A taskforce for change
On 16 December 2013, a cross-section of experienced AEC divisional, state and national office staff gathered at the AEC’s Victorian state office. It was the first meeting of the newly appointed Keelty Implementation Taskforce (KIT), and their task was to implement the recommendations made by Mr Mick Keelty AO in his report Inquiry into the 2013 WA Senate election.
Ten days earlier, on 6 December, the three-person Australian Electoral Commission had accepted all 32 of Mr Keelty’s recommendations. Now, in the context of a looming by-election in the Queensland Division of Griffith and a possible fresh Senate election in Western Australia, a practical step-by-step plan was required to prioritise reforms and ensure the quality and effectiveness of any new measures introduced.
The team first developed a process map illustrating the life cycle of the ballot paper and identified points in the cycle that posed risks to ballot security. They then made a list of possible solutions in the form of products, policy ideas and tracking forms. In this way, the ‘folio of interim measures’ was born.
At their second meeting in the new year, KIT worked quickly to finalise a number of new measures. These included:
- dissemination of ballot paper principles for display in all AEC offices to visually reinforce the importance of ballot paper security
- updated ballot paper security and related information in revised election procedures manuals and training materials for polling officials
- preparation of secure ballot paper storage areas in the Brisbane office in time for the arrival of by-election ballot papers
- development of tamper-evident labels
- a ‘folio of interim measures’ for the Griffith by-election, comprising new forms, new packaging labels, new policy and guidance documents and a job profile for the new role of Divisional Materials Manager.
The Griffith by-election was announced in January 2014. Once the proposed new measures were approved, KIT members travelled to Brisbane and met with the Queensland state management team and Griffith divisional staff. This was an opportunity to discuss the new measures, gather views and feedback and make further changes and improvements.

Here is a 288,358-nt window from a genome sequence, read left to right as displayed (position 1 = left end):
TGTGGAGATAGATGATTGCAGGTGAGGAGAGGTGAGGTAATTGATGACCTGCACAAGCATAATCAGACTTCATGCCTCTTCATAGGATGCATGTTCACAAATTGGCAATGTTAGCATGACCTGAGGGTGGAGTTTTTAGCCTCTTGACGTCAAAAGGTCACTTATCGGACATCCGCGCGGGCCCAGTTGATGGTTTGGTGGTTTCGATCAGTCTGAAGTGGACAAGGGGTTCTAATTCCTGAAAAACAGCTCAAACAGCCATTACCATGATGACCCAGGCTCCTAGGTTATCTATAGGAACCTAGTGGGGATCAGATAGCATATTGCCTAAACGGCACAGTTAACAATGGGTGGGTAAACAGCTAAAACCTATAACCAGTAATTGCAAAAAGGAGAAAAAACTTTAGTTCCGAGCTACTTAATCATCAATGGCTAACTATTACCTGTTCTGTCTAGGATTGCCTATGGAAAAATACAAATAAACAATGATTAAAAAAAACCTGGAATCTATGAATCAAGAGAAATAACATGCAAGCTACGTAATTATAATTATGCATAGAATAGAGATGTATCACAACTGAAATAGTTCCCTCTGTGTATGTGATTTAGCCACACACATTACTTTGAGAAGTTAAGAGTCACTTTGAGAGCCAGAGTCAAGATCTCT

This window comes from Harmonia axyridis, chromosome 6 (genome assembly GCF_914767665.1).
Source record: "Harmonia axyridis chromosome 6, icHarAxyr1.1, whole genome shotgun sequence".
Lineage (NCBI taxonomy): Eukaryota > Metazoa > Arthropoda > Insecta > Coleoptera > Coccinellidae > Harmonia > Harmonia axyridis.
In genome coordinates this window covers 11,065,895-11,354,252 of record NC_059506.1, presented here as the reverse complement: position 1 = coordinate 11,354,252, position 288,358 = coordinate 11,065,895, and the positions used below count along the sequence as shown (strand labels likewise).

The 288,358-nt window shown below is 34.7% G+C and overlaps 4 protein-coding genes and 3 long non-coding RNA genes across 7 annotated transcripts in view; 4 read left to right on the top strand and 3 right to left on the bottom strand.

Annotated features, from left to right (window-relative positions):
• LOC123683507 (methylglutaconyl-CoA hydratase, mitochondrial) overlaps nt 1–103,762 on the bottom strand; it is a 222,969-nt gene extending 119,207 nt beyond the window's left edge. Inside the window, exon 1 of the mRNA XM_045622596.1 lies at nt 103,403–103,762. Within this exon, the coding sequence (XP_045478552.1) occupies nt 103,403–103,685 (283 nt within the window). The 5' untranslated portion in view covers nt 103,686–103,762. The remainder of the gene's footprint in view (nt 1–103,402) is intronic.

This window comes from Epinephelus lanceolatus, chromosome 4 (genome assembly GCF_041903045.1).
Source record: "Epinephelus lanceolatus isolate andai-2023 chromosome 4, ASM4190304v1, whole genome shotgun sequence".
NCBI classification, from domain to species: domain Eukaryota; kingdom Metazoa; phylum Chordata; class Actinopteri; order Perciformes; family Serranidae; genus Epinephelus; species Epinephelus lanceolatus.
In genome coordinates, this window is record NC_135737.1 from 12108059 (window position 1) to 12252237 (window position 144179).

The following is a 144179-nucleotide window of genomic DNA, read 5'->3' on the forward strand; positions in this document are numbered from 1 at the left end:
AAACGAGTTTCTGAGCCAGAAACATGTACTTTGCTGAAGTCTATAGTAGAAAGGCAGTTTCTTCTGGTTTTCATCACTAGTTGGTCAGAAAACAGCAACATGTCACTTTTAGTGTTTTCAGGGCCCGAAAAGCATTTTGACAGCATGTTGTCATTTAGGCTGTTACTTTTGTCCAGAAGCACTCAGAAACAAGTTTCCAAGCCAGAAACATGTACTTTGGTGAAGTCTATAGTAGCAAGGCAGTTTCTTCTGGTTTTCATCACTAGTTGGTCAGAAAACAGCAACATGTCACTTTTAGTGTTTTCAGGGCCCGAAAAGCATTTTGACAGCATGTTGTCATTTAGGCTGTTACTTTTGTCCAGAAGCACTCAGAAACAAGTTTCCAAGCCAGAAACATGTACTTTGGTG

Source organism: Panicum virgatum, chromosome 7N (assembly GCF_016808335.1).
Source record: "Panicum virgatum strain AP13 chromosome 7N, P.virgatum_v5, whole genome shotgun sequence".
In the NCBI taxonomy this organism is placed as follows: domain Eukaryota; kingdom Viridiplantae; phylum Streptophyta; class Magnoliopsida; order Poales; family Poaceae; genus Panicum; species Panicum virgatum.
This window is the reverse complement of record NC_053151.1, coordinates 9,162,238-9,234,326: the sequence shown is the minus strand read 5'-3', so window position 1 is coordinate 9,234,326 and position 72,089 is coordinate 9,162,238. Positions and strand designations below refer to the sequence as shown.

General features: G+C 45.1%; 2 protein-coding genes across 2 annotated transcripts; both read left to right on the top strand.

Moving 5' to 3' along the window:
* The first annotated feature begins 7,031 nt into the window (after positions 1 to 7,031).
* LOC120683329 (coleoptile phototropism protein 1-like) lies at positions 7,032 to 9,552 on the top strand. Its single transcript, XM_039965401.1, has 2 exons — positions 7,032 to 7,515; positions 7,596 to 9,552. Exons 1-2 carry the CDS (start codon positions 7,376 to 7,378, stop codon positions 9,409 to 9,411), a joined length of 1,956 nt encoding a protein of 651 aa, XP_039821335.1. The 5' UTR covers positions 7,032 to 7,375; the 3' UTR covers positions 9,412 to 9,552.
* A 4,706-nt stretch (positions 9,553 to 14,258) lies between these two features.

Queensland staff fully embraced the proposals, suggested improvements and in some cases went above and beyond KIT requirements. The result was a more rigorous risk management approach to the handling and custody of ballot papers and a more transparent outcome for voters and stakeholders.
2014 Western Australian Senate election
On 20 February 2014, three days after the declaration of results in Griffith, the Court of Disputed Returns declared the 2013 Western Australian Senate election void. KIT members had already travelled to Western Australia a number of times to brief state colleagues and these discussions led to an updated ‘folio of interim measures’ for the WA Senate election.
This election posed a number of fresh challenges – not least being the logistical challenges of vast distances across Western Australia. To support local staff, KIT members and AEC officers from across Australia maintained an active presence – both in Perth and outlying divisions – throughout the election. Once again, local staff worked with KIT to implement the new measures, identify issues and suggest improvements.
The return of the Western Australian Senate writ on 1 May 2014 and the safe arrival of all ballot papers at the AEC’s Perth warehouse, marked the conclusion of an election which had seen vast improvements in ballot paper security and tracking, material segregation and control, and a greater level of accountability and transparency across all AEC procedures.
Following the Griffith and WA Senate elections, KIT embarked on a detailed evaluation of all new measures to ensure their scalability, practicality and affordability across all AEC offices in a federal election.
On 1 August 2014, KIT became the Reform Team and was given a new long-term home in the Elections Branch. The new team’s role is to work closely with key stakeholders and AEC staff throughout Australia to implement all 32 Keelty Report recommendations, as well as recommendations from other internal and external reviews. This ongoing reform programme seeks to ensure that the principles of quality, integrity and consistency are embedded and evident in all AEC operations.